Unfortunately, these proteins are susceptible to mutation (as discussed in the previous post) and, as a result, completely new vaccines must be prepared each year. The design of each new vaccine is determined following a twice yearly international consultation and evaluation of the epidemiology of viral infection and the determination of the genome sequences of the most common viruses. The time taken for a flu vaccine to be produced just fits into the “window” between the February (northern hemisphere) decision meeting and the surge in cases typical of flu in October as can be seen from the 1918 Spanish Flu pandemic (top LHS): we are unsure yet whether Covid-19 is seasonal.

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So here’s what happens when you are injected with a flu vaccine (or any other vaccine for that matter). The formulated preparation of antigens stimulates the production (in this case ) of HA/N specific antibodies. Shortly after the injection some people experience mild flu-like symptoms, but importantly, within around 14 days, you will have produced a reservoir of antibodies that can be mobilized rapidly if you become infected with the virus in the future. You are now immune to the virus. [I shall come back to the issue of the level and the longevity of immunity later in the post.] I have given the example of influenza vaccination which is usually injected intra-muscularly, but a vaccine can be administered orally, subcutaneously (the needle penetrates the fatty tissue beneath the skin), intra-nasally (though the nose) or intra-venously. Again, each method will be associated with a specific formulation.

Last week in the journal Science, a US structural biology group used cryo-electron microscopy to determine the structure of the Covid-19 spike protein, This is/will be the major vaccination target. The spike protein makes an interaction with a protein called ACE-2 (angiotensin converting enzyme-2: this enzyme is displayed on the membrane of cells from a number of tissue types including the lung, where it plays a role in lowering blood pressure). I hope you can see from one of the images taken from the paper that the spike protein (on the right) changes shape on making contact with the target cell. The green coloured domain adopts the “up position” revealing a surface that makes a strong interaction with ACE-2. At this point, the virus is engulfed and the viral RNA makes its way into the cytoplasm where a combination of transcription (producing the mRNA needed to manufacture new viral components) and replication takes place, as the virus overwhelms the cell. The race is on to produce a vaccine against the Covid-19 virus.

The time taken to produce a new vaccine is at least 18 months (allowing for design, manufacturing, safety testing and trials) to many years. The best flu vaccines available in 2020 offer at best around 50% protection against hospitalisation as a result of flu infection. Similarly, 40 years on from the emergence of HIV and AIDS, there is currently no vaccine that will prevent HIV infection, or treat those who have it. You may have heard about the Moderna  vaccine that is currently undergoing safety testing in volunteers (Phase I Cliical Trial). The innovation here is to bypass the need to purify the protein-based immunogen (or whole virus), by direct injection of the mRNA encoding the immunogen (the spike protein). The use of mRNA as the immunogen, which in some ways mimics the way in which Covid-19 operates, was first suggested nearly 30 years ago, but only in the last 10 years has technology been available to translate this concept into clinical practice. I will be watching the outcome of this work with great interest, but the likely availability of an effective vaccine is still at least a year away: and possibly longer.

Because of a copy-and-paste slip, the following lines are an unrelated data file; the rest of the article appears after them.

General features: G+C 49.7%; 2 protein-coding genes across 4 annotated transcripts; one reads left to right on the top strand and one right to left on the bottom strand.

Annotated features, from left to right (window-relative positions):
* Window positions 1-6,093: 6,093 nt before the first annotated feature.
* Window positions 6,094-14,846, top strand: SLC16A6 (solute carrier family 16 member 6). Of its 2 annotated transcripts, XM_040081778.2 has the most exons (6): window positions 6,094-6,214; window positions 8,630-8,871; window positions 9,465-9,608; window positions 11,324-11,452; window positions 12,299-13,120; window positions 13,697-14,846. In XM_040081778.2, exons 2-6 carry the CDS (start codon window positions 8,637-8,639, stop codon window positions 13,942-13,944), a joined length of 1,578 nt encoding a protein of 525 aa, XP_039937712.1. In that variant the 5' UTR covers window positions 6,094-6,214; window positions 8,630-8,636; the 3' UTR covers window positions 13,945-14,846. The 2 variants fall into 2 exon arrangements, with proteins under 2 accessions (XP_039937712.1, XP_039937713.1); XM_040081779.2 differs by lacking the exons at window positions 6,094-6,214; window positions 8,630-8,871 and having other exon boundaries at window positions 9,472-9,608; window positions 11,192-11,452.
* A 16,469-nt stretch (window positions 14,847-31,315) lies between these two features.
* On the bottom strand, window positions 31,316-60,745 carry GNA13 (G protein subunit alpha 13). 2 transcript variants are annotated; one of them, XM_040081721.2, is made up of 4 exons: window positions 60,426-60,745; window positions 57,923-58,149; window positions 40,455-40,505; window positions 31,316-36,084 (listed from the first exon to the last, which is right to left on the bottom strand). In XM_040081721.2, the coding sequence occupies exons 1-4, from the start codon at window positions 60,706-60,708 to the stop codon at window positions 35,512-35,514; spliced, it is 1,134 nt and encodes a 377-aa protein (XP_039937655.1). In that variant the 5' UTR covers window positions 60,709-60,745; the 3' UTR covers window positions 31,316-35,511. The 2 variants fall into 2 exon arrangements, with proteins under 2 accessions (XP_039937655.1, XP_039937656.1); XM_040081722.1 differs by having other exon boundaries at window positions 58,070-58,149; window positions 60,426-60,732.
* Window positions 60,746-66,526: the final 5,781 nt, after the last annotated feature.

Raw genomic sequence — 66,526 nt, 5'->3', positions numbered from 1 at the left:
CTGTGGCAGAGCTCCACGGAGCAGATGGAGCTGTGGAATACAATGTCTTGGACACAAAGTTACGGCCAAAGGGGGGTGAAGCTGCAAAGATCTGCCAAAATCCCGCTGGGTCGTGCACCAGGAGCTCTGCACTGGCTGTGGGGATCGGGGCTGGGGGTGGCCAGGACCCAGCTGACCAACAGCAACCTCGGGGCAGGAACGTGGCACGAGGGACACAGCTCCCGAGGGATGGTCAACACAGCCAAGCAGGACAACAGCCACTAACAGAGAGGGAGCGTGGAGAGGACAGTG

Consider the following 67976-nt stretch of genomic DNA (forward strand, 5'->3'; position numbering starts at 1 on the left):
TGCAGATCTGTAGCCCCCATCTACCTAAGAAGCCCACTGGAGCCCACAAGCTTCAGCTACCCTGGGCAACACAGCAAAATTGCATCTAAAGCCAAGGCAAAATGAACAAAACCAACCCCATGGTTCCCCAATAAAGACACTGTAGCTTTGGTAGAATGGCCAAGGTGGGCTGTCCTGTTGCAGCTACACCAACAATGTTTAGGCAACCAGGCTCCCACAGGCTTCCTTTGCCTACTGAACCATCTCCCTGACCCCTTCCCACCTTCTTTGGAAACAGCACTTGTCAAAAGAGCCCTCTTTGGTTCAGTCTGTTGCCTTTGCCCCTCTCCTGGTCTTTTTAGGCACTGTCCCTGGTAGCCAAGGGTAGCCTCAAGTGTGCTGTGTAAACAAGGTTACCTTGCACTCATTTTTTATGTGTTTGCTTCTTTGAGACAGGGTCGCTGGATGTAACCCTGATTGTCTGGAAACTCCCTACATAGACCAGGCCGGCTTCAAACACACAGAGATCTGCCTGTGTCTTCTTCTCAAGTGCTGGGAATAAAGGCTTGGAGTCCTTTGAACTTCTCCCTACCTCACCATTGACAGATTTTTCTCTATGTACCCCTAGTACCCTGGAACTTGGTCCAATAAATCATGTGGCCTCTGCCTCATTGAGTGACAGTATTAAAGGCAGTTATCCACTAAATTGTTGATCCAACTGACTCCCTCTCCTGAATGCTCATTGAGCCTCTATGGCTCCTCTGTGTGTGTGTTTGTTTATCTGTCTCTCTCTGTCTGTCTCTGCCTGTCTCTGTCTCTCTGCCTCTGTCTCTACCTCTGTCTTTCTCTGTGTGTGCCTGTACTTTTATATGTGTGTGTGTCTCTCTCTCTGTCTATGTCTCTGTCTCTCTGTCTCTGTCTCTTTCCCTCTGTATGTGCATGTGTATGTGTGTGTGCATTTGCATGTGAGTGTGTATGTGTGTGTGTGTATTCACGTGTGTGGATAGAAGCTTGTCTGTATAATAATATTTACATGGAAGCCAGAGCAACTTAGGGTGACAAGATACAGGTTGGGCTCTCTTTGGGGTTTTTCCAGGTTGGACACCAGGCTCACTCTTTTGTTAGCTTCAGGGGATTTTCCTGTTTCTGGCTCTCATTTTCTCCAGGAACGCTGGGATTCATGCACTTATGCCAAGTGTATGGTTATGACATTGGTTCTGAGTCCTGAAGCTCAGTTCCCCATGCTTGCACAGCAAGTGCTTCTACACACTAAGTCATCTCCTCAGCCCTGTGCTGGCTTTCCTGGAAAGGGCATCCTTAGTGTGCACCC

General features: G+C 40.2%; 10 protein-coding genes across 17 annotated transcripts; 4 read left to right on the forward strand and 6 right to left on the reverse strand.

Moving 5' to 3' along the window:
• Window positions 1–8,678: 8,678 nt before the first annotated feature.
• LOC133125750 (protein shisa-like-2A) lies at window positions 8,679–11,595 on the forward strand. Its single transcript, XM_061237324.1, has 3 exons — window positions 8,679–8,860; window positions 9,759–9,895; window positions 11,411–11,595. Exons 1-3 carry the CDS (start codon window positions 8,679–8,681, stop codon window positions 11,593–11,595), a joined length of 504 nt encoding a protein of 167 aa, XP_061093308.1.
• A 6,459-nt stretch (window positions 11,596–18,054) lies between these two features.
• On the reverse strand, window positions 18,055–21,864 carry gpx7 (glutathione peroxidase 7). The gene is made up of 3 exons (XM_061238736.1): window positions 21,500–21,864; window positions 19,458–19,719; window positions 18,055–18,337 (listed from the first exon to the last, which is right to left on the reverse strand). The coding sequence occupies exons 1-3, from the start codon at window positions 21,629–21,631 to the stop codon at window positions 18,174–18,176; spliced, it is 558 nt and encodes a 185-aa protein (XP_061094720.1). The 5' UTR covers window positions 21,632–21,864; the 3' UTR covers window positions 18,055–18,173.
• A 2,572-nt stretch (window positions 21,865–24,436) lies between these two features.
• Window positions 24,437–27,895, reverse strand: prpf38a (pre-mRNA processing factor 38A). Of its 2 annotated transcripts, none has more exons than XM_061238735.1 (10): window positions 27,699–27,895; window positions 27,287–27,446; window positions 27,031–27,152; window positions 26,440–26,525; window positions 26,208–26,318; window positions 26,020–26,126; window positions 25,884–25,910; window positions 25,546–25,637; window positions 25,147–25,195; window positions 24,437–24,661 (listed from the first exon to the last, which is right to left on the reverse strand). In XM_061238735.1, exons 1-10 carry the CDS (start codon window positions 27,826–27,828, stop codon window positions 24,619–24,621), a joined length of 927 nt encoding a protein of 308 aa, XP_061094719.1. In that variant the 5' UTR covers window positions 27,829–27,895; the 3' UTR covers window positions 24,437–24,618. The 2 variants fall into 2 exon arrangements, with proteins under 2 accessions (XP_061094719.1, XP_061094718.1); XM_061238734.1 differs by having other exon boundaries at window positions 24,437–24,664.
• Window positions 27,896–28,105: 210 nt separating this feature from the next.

As promised earlier, I said I would mention the durability of vaccines and vaccination. In the case of seasonal flu, those who are perceived to be most vulnerable are a priority for vaccination. [You will also have no doubt heard reports of deaths resulting from Covid-19 and their “underlying conditions”.
This is a catch-all phrase to emphasise that those most likely to experience life-threatening  consequences of infection,are those with an already challenged immune system. In addition, since Covid-19  gains entry via the respiratory system, among those at high risk will be chronic asthmatics and cystic fibrosis sufferers]. The durability of an individual’s immune response seems to be variable. In addition each type of vaccine appears to show differences. There is a nice article here on the factors known to influence the longevity of a vaccine. Suffice to say though at this stage, in the absence of a Covid-19 vaccine, only time will tell.

I shall leave you with a link to a recent editorial in the journal Science, which  in my view makes some powerful and important observations on the need to ensure that we understand the underpinning Science and respect the fundamental laws of Nature that will eventually enable us to develop a vaccine. As Richard Feynman famously once said:
“For a successful technology, reality must take precedence over public relations, for Nature cannot be fooled.”